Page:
Pokémon Fight Club: Analyzing UPR-UNI Results Through 7/19/19

Tate Whitesell / @twhitesell42

With the Pokémon Fight Club Facebook group created by PokéStats's Rukan Shao proving to be a success thus far, PokéStats already has some good data on a format that will still not see play at a sanctioned event for another month. That, of course, is the 2019 World Championships format, Standard Ultra Prism-Unified Minds, which Fight Club has been testing via webcam and untap.in for several weeks now. In this article I'm going to look at the data from those past few weeks in an attempt to illustrate how the metagame is currently shaping up for Worlds.

(Before I continue, a reminder that all of Rukan's Fight Club data is available in spreadsheet form for your convenience right here on PokéStats.)

The data
Fight Club began testing UPR-UNI on June 24th, the day after the conclusion of the 2019 NAIC, and has averaged 2.86 BO3 matches played per night in the four weeks between then and now. I've compiled a table of all archetypes that have seen play in at least three BO3 matches during that time period. Note that the wins, losses, and win % shown are for individual games, not BO3 series. If you need an explanation of the AMPS statistic, check out our previous article
Fight Club's top-performing archetype
from the first month of UPR-UNI testing
There are a handful of other decks, including Chandelure, Lost March, and others, that have been played in one or two BO3 series in UPR-UNI testing, but I left them out of the table due to the small sample sizes. Those matchup results are available, as always, in Rukan's spreadsheet.

So far, the most-played decks have been Naganadel/Dark and Pikachu & Zekrom-GX, at 26 games played each), with Malamar/Giratina & Garchomp-GX close behind at 24 games played. The success rates of those archetypes have differed, though: Malamar/Giratina & Garchomp-GX is currently the most successful UPR-UNI deck, with a winrate nearly 14% higher than the second most successful, but Pikachu & Zekrom-GX is only a few percentage points above an even record, and Naganadel/Dark actually has more losses than wins.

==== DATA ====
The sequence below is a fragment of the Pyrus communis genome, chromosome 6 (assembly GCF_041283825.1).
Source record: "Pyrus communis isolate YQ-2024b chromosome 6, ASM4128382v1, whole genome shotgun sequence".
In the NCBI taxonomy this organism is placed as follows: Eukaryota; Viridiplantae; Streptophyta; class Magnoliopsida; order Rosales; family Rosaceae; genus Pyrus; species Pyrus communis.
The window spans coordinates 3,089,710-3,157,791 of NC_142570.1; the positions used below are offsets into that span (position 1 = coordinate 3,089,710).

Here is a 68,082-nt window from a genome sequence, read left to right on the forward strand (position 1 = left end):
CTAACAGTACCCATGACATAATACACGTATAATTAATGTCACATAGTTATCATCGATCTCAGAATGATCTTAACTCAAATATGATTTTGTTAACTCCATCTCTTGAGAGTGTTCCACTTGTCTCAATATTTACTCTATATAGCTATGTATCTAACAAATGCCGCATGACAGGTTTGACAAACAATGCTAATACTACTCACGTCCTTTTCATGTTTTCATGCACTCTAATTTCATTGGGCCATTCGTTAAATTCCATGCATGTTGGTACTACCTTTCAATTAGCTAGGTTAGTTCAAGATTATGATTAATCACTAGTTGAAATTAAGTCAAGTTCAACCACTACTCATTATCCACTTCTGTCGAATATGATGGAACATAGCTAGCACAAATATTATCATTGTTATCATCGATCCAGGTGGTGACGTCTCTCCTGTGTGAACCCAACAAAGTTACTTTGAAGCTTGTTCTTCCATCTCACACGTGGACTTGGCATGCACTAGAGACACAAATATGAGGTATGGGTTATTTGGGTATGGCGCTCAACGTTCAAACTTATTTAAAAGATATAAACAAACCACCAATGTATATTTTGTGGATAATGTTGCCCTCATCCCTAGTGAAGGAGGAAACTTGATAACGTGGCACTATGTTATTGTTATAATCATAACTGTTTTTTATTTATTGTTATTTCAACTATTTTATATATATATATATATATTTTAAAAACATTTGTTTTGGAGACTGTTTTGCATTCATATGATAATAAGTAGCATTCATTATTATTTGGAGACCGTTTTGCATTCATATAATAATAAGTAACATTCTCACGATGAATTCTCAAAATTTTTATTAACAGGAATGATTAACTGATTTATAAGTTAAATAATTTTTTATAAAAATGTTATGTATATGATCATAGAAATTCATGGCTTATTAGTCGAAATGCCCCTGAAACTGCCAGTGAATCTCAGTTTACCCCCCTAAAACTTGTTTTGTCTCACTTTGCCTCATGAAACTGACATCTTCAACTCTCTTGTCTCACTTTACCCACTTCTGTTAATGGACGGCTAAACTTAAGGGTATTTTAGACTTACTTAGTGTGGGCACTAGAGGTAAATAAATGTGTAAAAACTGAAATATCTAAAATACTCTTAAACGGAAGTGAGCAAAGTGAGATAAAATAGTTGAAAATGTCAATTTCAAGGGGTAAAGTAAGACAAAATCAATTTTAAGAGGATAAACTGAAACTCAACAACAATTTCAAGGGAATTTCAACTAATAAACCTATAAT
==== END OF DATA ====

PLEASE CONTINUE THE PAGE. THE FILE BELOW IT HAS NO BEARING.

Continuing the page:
A couple of holdovers from the previous format, Reshiram & Charizard-GX and Blacephalon-GX/Naganadel, have been the second- and third-best performers respectively. Further down the list we encounter Silvally-GX (which gained a powerful partner in Triple Acceleration Energy in Unbroken Bonds), the new Naganadel-GX from Unified Minds, and a pair of differing Mew & Mewtwo-GX decks.


Further reading/viewing
With the Fight Club results serving as a good jumping-off point for selecting your array of archetypes to begin testing with, you might now start looking for decklists or other resources to guide you in playing these decks. Many top players are already well-invested in the Worlds format with plenty of paywalled article content as well as some free articles and plenty of free Twitch and YouTube content discussing the format and demonstrating gameplay. I'll provide a database of links here as a one-stop 2019 Worlds testing resource for the decks shown in the table above.

💰 = paywall article / 📹 = video content


Malamar variants:

Reshiram & Charizard-GX:

Blacephalon-GX/Naganadel:

Pikachu & Zekrom-GX:

Mew & Mewtwo-GX:

Naganadel/Dark:

Naganadel-GX:

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